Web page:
Blog Archives

Is Time Travel Possible?

Poll shows 60% of respondents believe time travel is possible.

I jumped on the Amazon website today, and was surprised to see the question, “Is time travel possible?” I hadn’t seen a poll like this on Amazon, and wondered if it had anything to do with my interest in science fiction. If so, then it’s good marketing. Just for fun, I answered yes.

The poll results in this image popped up. Really? Sixty percent? I wonder how many answered it seriously. I didn’t.

They mean, “reverse time travel,” right? I mean, we’re all traveling forward right now.

Does the 60% surprise you?

Just Released: Cohesion Lost

Free New eBook for Next 3 Days!

Science Fiction Short Story Sale Ends June 1st

Avar-Tek Event 3: Cohesion Lost

eBook published May 2012
For Alexander Sevik, providing for his family is hard enough without losing grip on reality. His dreams are real. One night, he lives the entire life of a deckhand on a Spanish galleon. The next night, it’s life as an ancient Roman senator. Next, he is a cyborg on a space cruiser. When he wakes, he sometimes forgets who he is. His hands tingle for no reason, and the strange man who is following him talks about aliens. When he discovers the key to his dreams, he uncovers a national threat. And he has to choose between his own sanity or saving lives.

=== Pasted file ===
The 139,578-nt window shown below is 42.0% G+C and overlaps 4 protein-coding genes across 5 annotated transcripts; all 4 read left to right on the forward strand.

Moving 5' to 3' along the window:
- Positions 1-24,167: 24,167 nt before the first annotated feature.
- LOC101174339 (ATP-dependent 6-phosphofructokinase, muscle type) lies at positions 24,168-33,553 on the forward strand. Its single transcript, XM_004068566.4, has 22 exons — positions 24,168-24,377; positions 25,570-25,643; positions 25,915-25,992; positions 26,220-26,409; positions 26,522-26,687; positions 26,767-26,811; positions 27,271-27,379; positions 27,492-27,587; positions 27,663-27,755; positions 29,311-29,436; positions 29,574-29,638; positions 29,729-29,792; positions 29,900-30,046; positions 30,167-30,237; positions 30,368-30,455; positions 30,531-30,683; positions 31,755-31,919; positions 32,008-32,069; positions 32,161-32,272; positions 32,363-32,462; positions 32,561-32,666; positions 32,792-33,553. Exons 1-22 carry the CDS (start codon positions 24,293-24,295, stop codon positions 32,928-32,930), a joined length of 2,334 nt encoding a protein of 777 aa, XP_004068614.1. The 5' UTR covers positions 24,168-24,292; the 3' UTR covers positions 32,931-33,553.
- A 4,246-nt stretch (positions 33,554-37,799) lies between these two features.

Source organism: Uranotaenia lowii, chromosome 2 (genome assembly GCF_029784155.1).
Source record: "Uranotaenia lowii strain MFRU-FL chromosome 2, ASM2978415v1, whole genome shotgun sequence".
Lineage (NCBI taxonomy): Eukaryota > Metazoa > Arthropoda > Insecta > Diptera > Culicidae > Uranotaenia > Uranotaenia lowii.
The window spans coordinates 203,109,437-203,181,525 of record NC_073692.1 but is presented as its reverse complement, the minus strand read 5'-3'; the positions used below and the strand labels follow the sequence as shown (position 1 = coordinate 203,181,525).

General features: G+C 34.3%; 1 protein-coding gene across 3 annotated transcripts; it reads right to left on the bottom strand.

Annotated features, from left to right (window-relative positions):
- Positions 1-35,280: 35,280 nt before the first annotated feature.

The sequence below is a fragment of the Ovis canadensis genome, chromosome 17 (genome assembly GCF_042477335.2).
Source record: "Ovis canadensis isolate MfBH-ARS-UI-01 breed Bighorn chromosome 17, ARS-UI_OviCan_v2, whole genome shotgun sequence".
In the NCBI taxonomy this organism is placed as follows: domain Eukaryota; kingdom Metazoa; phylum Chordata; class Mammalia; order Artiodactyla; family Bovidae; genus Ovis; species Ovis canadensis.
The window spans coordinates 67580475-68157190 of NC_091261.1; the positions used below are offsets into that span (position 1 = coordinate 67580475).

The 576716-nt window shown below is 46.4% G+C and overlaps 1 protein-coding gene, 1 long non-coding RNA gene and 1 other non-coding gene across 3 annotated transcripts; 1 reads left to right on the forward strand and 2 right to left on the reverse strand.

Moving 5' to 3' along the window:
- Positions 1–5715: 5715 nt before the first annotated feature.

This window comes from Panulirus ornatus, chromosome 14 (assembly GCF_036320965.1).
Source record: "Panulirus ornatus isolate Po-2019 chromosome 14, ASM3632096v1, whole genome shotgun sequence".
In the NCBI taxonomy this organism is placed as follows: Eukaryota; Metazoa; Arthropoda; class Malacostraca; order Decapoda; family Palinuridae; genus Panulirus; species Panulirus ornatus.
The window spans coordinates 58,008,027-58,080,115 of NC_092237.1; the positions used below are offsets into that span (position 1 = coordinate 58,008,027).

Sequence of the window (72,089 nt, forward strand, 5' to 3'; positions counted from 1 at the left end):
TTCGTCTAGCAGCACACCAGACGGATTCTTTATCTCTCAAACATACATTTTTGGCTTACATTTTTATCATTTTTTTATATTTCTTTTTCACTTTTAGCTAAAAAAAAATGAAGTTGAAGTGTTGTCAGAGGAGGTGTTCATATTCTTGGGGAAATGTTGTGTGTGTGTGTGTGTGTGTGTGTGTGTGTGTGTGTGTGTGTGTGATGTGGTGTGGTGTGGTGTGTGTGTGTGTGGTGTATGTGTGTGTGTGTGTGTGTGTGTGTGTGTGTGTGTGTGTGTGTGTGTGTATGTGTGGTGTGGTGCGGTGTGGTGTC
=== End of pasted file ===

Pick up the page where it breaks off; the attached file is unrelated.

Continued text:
Reader’s Reviews:
– “An wonderful futuristic look at the world where technology has pushed the limits of imagination but human nature remains the same.”
~ by Kay in an Amazon review
– “The writing is the best, it kept me going, and I wanted to find out what happened next. It’s a must read! …well written, and the characters are well developed.”
~ by Health Nut in an Amazon review
– “The story has mystery, conflict,and action, with the great plot twist that Justin Tyme does so well.”
~ by Shadowfeld in an Amazon review
Visit the Smashwords for the free story. If you do download this story and like it, please drop by my website & sign up for more.


DecNef – Learning Through Brain Mapping “Matrix” Style

** SPOILER ALERT **  If you have not read Cohesion Lost but plan to, then do not read this.  It contains information that will spoil the plot.

Researchers: Adult early visual areas are sufficiently plastic to cause visual perceptual learning.
Credit: Nicolle Rager Fuller, National Science Foundation

In the novel Cohesion Lost, Tenbu and his classmates use plexus beds to relive the lives of historic figures.  What a way to learn history.   Historical dates are no longer abstract.  When was the battle of Waterloo?

If you use plexus learning, you don’t have to memorize dates and events, you live them.  You don’t just read about historic icons, you meet them.  The plexus bed contains microscopic connectors that connect to your spinal cord and replace what you feel with what your character feels in an historical simulation. Let’s say you just finished the simulation of the Napoleonic Wars and someone asks you, when was the battle of Waterloo?  That’s easy.  It feels like last month.  You were there.